The Low Carb Luxury Online Magazine 



    September 22, 2003    PAGE SEVEN      
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 News & Product of the Month
 It Can't Be Breast Cancer...
 Making Time For Mom
 Jo Cordi's  Lifestyle Series
 Brenda's Low Carb Good Life
 Time Saver Cooking
 Time: A Different Perspective
 Meeting The Challenge
 Time To Be Prepared


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          Time: A Different Perspective by Aaron Gillum

Aaron Gillum's views of society, tempered with a quick wit and an acerbic writing style, make his columns both fun, and unique. With each issue, Aaron offers a fresh perspective into the catalysts that drive society; weaving these observations into refreshing, provocative pieces.

                                          "We barely have time to react in this world,
                                                        let alone rehearse,"
                                                                      Ani Difranco

By the time you've arrived at my little corner of this magazine, I'm sure you've noted the common thread running throughout. As I write this, I haven't yet read the articles that will precede mine, but I'd guess them to be filled with lots of practical advice for not wasting any of the precious little time we've been given in life.

You won’t find any more of that advice here with me today. I'm the devil on your shoulder.

Remember those childhood summers when the first three weeks of June lasted for an eternity while the last week of August went by in a heartbeat? There was no fiscal quarter... no Tuesdays... no weeks. It was simply "Summer"… and that was enough.

We didn't need to note the passage of time any more precisely than could be determined by the growth of the lawn. In those days, the year was broken into three equal parts built around their importance, without any real regard for the linear seconds dripping from the clock face.

There was The School Year, Summer Break, and Christmas. Logically, I know that the nine month school year is longer than the month of December, but it sure never felt like it. The approaching 25th day seemed to warp the passage of time like a massive black hole. Inside each of these bracketed blocks, I never felt time moving past me at all. Summer was summer. School was school, and inside of each, they seemed eternal.

Today, I don't wear a watch. I don't have a working clock in my entire apartment other than the built-in clock on my computer. I don't go to weekly staff meetings, nor analyze my portfolio at the end of the month. Some days I have work, others I do not. I'm usually late for appointments. I have to check the calendar at times to see what day of the month (or even week) it is. If not for the parade of new sports uniforms across ESPN, there is little in my life to mark the passage of time. In fact, my friends reminded me of my birthday this year before I had even thought of it. I simply don't have a regimented schedule for most things in my life, and therefore I'm able to push it out of my head. It's quite nice, actually. I wish you all could do the same.

I like these large, frozen chunks of time... and to the detriment of my adult success, I don't think I'll ever completely let them go. I believe that I still live within time like a child, rather than around it like an adult. Perhaps the acceptance of time as taskmaster is what marks the end of childhood. And if indeed that is the case, I'll be dragged into adulthood — kicking and screaming the entire way.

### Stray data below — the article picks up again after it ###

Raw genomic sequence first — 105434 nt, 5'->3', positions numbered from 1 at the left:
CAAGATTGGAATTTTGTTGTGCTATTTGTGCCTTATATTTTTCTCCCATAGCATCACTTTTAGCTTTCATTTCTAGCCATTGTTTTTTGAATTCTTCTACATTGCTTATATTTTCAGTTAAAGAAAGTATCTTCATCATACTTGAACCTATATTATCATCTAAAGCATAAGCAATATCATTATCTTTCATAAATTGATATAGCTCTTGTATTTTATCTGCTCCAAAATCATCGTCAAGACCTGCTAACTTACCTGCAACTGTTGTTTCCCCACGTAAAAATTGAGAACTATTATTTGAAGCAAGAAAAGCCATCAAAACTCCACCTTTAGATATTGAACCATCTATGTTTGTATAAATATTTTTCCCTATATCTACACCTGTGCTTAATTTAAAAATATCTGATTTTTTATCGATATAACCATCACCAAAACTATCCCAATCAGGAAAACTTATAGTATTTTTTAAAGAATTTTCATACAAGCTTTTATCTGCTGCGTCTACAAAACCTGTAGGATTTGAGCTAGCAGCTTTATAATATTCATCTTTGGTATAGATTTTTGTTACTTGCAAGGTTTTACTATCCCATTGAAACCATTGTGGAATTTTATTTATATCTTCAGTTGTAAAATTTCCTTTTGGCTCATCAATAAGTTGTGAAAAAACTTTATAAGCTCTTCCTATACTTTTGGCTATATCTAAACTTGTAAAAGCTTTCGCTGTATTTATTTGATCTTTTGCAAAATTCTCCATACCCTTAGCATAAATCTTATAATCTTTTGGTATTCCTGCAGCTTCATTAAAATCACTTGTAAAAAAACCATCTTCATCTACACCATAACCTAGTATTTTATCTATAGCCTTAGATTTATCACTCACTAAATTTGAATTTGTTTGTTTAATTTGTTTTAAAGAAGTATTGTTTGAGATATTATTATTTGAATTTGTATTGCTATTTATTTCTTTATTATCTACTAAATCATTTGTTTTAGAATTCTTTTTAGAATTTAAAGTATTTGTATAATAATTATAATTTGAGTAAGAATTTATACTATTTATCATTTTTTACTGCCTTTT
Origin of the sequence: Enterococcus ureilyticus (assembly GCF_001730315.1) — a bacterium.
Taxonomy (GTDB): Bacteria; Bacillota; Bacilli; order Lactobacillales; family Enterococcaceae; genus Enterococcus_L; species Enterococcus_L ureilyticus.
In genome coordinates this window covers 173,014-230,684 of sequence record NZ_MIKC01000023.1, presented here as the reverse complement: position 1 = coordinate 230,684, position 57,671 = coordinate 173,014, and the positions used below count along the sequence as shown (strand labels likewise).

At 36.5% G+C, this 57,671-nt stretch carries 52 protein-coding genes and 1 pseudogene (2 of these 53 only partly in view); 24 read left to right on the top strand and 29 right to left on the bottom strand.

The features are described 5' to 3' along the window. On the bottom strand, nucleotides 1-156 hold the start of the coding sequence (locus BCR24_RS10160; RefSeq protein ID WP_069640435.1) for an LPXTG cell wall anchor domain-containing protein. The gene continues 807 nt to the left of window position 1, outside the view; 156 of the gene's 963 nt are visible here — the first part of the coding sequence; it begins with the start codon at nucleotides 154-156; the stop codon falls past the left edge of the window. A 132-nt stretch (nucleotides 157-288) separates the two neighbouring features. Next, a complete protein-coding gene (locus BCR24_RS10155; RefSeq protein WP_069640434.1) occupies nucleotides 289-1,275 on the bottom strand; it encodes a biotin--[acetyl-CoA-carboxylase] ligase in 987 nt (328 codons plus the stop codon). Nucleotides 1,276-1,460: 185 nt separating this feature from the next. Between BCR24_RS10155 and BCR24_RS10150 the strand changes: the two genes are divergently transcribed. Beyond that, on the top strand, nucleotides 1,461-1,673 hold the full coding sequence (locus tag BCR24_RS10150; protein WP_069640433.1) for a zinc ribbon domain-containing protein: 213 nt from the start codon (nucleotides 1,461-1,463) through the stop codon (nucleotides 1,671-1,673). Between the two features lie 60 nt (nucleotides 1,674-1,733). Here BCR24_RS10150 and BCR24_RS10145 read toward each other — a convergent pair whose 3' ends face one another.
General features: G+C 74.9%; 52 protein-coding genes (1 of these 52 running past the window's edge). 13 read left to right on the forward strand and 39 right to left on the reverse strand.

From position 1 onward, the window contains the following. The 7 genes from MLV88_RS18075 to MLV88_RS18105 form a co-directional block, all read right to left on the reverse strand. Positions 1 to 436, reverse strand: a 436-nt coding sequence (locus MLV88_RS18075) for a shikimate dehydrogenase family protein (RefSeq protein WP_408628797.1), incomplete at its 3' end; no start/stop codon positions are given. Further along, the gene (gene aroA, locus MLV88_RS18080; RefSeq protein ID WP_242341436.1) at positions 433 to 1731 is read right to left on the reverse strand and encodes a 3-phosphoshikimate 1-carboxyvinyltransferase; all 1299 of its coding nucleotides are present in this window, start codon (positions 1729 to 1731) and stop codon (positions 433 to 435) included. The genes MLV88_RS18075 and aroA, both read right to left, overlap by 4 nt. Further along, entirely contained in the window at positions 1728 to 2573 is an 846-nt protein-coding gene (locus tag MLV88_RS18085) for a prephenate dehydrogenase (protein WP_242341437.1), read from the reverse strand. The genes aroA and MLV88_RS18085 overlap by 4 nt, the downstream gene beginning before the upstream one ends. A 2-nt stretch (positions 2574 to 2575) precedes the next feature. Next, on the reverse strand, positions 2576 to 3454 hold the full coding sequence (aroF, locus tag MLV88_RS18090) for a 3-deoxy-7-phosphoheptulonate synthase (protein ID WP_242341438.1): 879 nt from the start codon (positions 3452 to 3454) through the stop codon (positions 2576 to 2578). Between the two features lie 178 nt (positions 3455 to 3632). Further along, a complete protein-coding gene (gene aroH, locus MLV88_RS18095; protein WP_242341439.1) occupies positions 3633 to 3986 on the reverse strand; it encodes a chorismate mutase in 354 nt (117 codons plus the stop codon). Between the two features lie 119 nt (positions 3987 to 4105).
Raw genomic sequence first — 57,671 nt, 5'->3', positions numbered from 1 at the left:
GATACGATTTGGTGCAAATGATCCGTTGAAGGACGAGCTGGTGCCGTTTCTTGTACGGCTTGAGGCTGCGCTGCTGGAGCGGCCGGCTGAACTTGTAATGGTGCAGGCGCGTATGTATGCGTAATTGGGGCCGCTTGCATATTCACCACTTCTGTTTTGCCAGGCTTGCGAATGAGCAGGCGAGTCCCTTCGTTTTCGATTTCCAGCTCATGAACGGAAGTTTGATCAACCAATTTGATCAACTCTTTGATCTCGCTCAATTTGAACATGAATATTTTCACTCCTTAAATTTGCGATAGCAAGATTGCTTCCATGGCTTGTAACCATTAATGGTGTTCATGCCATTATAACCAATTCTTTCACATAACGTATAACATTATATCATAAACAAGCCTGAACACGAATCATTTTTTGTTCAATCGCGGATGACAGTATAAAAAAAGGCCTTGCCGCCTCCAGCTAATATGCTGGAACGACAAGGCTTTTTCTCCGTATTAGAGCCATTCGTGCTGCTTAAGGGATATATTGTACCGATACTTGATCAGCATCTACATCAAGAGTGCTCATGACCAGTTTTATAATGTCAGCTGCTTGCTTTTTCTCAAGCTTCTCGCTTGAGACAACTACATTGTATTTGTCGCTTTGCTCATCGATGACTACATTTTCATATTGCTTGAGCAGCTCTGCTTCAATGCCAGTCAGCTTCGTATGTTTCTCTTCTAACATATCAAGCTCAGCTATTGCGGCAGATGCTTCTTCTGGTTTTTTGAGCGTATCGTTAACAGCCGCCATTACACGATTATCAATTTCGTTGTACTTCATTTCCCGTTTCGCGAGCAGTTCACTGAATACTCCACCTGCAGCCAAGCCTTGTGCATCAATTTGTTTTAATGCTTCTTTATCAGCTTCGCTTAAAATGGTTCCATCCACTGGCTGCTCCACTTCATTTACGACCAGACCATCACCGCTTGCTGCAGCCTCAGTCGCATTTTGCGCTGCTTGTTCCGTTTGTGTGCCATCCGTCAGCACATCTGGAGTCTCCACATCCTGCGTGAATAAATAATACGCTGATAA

Now I would never suggest that everyone become as irresponsible with their time as I am. But I wonder how many could benefit from allowing themselves to slip just a bit in my direction?

The American culture presses us to keep going and to not "waste" our time, but I take offense at that word: Waste.

Is it a waste to spend a lazy afternoon reading? To pause on your way to work to stop... just stop... and feel the sun? Of course it isn't.

Ask yourself what is the whole point of working in the first place? Is it not to provide for yourself and your family a lifestyle of less work and more time? Time that is best used to ponder the truly important aspects of life?

I don't claim to know the meaning of life, but I am quite confident it has nothing to do with sitting in a room full of fluorescent lighting and recycled air. Somehow we've added a bit of shame to the idea that we are allowed to enjoy our lives.

In my opinion, far too many would choose a 100-hour work week / $200,000 salary over a 20-hour work week / $75,000 salary.

When did leisure become a dirty word?

When did the 40-hour work week become the goal and not the means?

I will never allow the work itself be the sole reason for getting up each morning.

The paycheck is in fact, nothing more than a tool that allows me all the important things in life — the experiences of travel, close friendships, family, great conversation, enticing food, and every other moment that makes up the parts of our lives that we actually enjoy... those little gems that reduce our stress and make us glad to be alive.

Some will call me lazy... others unmotivated. Feel free… but know this: A few decades from now, I'll be sitting and sharing tales from my life that I wouldn't dream of trading for a few extra dollars in my 401k.

Can you say the same?
                                                                            

Copyright © September 2003  Aaron Gillum and Low Carb Luxury





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